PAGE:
Week of June 6, 2016
A weekly Saturday recap to share with you our favorite links, discoveries, exhibitions, and more from the past seven days. This week: We re-discovered bygone designs like a Formafantasma runway, rekindled our love for Roberto Burle Marx, and re-examined the excitement factor of architectural glass, just made exponentially cooler by Scholten & Baijings (above).
Neocon — the massive contract-furniture trade fair that happens in Chicago each June — usually isn’t really our bag. But we’ve fallen in love with one particular project being released there next week, a collection called Glass Gradients by Scholten & Baijings for the architectural glass manufacturer Skyline Design. The pair’s patterns are etched or printed onto glass in massive gradients of dots or squares.
This week German furniture brand Schonbuch sent us newly shot images of its 2016 collection — the pink triangle mirror is just a prop, sadly, but we couldn’t not post this image.
This amazing Piedestal Sculpture by ceramicist Maria Lenskjold is also unfortunately not available — it sold out, presumably after making the rounds on Pinterest — but we are using it as a public service announcement to remind everyone to keep a close eye on the online shop of our favorite Danish design gallery, Etage Projects.
It may have been a slow news week this week, at least in Sight Unseen terms, but we happened to stumbled on all sorts of things that were new to us. The Gliese table above, by Iacoli & McAllister, we actually did know about, but we’d never seen a decent photo of it before until we discovered it for sale on Workof’s site.
We found the brass, wood, and marble Colouring Table on Os & Oos’s site while prepping our story on their new solo exhibition — it’s among their earliest work, but we’d somehow never come across it before.Pinterest clued us in to this swoon-worthy interior, from a 2014 residential project by Japanese firm Container Design. It features soothing colors, pale wood, and volumes based around the geometric shape of the moment: the arch.Pinterest also directed us to this project, from last fall, that we must have missed — an installation that Formafantasma created for Sportmax’s Spring 2016 runway show in Milan. Those boys can seriously do no wrong.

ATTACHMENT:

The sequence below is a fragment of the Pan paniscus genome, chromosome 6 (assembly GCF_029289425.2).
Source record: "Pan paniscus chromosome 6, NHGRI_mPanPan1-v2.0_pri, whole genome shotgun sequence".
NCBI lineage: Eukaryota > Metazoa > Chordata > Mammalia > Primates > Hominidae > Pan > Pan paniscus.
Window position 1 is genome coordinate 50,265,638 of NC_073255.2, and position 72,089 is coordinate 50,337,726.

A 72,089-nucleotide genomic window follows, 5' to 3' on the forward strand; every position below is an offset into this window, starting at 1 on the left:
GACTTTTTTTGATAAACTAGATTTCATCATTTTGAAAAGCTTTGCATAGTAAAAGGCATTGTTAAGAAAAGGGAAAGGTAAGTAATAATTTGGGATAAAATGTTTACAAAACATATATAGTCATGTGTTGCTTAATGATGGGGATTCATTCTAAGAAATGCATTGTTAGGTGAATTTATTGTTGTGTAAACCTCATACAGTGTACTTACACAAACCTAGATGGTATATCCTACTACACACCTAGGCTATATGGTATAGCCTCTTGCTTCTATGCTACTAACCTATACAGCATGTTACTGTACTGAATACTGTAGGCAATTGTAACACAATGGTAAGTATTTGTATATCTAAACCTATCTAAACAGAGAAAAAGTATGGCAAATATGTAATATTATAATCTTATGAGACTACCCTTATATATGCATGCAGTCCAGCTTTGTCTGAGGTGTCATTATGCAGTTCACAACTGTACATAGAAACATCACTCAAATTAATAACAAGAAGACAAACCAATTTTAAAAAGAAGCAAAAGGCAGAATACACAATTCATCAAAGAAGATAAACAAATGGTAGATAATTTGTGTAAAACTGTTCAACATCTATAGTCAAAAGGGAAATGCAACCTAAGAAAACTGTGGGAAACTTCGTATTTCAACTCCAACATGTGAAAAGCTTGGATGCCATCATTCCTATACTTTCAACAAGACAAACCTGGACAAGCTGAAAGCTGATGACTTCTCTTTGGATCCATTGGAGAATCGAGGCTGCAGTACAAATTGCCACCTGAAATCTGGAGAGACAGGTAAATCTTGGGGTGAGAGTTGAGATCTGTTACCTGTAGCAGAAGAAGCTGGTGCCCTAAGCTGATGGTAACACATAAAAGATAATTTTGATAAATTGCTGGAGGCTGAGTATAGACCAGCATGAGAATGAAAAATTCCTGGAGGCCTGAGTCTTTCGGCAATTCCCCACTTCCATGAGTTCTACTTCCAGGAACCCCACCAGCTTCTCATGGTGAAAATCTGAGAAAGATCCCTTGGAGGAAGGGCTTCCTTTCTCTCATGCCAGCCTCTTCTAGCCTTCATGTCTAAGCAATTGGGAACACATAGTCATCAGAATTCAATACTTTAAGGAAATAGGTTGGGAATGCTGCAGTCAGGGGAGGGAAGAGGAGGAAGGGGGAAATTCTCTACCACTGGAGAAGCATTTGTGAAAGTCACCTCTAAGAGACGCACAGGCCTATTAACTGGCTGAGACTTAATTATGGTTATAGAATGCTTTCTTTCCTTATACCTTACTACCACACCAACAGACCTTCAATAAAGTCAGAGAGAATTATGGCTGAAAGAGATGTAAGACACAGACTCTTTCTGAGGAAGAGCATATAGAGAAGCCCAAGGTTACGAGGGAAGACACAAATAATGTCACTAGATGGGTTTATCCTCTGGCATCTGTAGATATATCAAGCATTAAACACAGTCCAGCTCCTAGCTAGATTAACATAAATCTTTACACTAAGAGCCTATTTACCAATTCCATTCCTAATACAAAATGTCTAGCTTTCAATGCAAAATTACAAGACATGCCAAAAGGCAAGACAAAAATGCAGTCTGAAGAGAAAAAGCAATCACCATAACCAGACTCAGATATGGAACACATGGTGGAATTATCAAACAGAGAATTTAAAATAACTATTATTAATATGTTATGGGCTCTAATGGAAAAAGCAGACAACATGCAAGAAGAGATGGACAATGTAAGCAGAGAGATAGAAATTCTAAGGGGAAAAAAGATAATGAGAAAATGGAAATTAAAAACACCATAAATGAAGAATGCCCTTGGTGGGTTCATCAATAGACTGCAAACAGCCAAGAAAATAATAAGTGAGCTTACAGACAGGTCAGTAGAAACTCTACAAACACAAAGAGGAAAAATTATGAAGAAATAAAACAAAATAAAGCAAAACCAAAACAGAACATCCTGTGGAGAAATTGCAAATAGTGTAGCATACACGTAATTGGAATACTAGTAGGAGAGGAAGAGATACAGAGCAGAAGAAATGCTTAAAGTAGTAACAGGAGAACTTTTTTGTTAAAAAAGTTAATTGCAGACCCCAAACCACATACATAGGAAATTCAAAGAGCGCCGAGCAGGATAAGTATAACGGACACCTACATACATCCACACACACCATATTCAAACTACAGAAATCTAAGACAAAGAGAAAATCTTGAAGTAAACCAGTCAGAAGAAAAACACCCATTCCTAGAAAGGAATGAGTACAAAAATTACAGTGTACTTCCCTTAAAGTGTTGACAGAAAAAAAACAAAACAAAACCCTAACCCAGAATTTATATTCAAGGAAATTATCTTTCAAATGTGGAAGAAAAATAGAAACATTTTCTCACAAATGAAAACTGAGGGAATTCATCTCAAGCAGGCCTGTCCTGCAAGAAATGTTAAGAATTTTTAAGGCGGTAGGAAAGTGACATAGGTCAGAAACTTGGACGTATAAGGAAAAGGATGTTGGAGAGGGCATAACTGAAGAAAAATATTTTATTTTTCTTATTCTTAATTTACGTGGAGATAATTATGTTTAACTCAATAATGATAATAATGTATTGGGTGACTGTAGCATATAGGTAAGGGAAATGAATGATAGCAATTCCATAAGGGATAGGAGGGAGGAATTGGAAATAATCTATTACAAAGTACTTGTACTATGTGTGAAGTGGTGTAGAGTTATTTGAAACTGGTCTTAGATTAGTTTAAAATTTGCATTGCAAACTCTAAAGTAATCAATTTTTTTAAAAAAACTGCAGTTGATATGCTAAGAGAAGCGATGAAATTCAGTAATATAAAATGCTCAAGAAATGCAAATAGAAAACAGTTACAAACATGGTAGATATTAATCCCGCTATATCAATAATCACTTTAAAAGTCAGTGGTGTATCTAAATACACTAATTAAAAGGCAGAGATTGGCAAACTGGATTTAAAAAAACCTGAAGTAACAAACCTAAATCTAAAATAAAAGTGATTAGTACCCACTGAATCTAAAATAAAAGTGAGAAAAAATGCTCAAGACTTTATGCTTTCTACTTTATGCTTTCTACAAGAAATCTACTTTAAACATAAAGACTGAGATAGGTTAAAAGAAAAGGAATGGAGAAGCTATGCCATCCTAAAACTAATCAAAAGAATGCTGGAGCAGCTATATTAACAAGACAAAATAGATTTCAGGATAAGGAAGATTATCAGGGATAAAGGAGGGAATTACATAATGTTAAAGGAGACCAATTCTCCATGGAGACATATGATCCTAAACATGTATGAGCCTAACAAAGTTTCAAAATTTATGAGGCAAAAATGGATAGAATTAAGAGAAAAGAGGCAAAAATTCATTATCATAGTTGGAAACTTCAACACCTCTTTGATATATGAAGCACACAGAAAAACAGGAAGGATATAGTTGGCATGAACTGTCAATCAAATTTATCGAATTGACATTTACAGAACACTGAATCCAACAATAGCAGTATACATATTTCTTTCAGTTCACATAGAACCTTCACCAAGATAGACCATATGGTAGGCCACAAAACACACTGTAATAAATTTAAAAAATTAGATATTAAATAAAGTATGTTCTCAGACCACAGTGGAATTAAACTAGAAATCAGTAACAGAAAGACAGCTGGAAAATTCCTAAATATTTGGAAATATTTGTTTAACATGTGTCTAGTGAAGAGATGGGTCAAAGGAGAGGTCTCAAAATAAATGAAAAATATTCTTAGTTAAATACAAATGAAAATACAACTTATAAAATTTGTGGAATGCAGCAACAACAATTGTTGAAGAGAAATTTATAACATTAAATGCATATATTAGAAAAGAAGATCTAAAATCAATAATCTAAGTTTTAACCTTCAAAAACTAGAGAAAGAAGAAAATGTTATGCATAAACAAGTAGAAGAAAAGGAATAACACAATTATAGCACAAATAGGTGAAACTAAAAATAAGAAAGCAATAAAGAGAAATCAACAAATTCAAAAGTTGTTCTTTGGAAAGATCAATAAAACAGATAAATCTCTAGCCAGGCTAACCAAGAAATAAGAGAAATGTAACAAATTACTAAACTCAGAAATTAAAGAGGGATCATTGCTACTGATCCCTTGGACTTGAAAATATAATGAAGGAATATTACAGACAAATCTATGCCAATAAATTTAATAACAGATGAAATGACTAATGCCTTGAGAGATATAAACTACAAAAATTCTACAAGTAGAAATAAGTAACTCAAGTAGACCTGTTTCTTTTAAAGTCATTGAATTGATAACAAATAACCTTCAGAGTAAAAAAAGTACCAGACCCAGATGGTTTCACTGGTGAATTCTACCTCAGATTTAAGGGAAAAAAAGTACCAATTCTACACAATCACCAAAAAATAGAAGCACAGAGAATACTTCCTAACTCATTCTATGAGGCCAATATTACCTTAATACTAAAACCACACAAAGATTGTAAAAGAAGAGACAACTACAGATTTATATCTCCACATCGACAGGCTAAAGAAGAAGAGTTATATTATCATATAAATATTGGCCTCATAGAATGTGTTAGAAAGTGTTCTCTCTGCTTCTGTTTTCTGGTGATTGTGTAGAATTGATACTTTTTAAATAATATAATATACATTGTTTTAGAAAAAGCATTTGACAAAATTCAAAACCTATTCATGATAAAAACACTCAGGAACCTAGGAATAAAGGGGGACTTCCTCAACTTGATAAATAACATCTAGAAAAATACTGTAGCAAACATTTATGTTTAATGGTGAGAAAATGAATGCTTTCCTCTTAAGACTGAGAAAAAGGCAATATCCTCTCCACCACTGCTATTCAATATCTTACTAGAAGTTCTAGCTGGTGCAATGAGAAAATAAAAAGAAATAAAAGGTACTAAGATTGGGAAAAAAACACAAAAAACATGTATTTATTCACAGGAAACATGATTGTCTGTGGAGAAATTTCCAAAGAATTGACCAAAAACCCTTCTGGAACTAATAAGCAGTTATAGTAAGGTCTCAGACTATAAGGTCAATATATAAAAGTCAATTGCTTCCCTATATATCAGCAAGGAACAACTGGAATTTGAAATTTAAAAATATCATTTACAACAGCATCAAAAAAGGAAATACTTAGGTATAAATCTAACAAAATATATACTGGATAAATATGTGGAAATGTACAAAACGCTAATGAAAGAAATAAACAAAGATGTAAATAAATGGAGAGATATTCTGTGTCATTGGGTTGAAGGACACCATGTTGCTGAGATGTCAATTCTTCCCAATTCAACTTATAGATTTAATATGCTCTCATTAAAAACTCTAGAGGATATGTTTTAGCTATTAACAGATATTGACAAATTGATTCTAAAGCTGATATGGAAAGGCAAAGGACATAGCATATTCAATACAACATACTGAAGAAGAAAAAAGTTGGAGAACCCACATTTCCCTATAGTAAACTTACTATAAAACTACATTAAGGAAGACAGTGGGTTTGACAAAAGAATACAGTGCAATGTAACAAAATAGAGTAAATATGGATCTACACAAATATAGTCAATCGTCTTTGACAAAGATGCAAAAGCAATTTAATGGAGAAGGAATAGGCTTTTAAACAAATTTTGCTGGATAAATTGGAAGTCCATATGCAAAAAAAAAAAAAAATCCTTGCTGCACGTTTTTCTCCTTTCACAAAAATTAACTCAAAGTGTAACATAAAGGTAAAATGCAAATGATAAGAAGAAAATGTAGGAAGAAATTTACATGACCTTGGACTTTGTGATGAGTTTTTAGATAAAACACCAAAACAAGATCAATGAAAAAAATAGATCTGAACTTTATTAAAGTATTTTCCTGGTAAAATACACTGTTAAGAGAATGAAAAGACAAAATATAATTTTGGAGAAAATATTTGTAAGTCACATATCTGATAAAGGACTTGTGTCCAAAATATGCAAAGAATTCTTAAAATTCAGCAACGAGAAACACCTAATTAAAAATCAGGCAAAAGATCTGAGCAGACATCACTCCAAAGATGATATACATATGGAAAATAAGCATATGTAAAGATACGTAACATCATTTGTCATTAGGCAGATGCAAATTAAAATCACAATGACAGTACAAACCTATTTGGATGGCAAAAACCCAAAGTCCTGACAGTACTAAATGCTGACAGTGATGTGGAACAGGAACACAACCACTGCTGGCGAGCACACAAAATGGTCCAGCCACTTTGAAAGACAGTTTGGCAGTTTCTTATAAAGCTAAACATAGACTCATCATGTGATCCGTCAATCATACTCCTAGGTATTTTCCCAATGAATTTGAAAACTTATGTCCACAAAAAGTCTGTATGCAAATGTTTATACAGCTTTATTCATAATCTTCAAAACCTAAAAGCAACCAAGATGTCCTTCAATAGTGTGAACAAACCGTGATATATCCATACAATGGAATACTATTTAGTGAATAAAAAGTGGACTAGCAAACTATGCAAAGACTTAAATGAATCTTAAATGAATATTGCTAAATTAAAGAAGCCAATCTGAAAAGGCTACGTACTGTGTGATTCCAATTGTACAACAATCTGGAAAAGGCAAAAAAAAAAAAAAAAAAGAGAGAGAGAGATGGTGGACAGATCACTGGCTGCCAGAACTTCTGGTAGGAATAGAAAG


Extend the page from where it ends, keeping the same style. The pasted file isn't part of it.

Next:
This one’s a doozy: We actually attended the launch party for fashion brand Loewe’s first design collection in Milan in April, Leather Marquetry, and yet we remained oblivious to these two graphic chairs until a few days ago. SMH.
Sebastian Black’s show of paintings at Croy Neilsen gallery in Berlin actually closed a week ago, but it caught our eye not only for the beauty of the works’ compositions, but their insane names. The painting above is called: “B (muzzle) U (ear) ren, M(nose)o(eye)sset, Parmenti(pupil)er, Toro(eye)ni(pupil). “No gestures!” (Whiskers) Said the guys, slashing the air. “New gestures!” that is. All very French. On a related note: When I tap U (ear) my phone suggests I. Is that a thought or its obviation?” More amusing titles here.This week marked the opening of lighting designer Bec Brittan’s first solo show at Patrick Parrish, Autonomic, focusing on Brittain’s first two series of freestanding lights (as opposed to hanging pendants and sconces). See a preview here.For a sculptor and photographer who never imagined they’d end up with a design career — their first furniture show at Valerie Traan gallery in Antwerp was meant mostly as an amusing distraction from their actual jobs — the duo behind Muller Van Severen are pretty much unstoppable lately. In addition to launching new furniture lines, they were recently asked to outfit the interior of a holiday house currently being built by Belgian architects Office Kersten Geers David Van Severen as part of the design-minded SOLO HOUSES development. On display now at Valerie Traan is a preview of the seating they’re developing for that project. View all the studies here.
Having just checked out the wonderful Roberto Burle Marx retrospective at the Jewish Museum in New York, we were psyched to see this house tour in WSJ with antique dealer Florence Lopez, whose living room features a Burle Marx–inspired mural. Yeah, we could live like that.We probably couldn’t live in a steel tower, on the other hand, but this one’s just an artwork by Non Vital installed in the UK’s Yorkshire Sculpture Park. It’s part of a big roundup on Wallpaper this week of outdoor art and design installations happening this summer. Get your passports ready!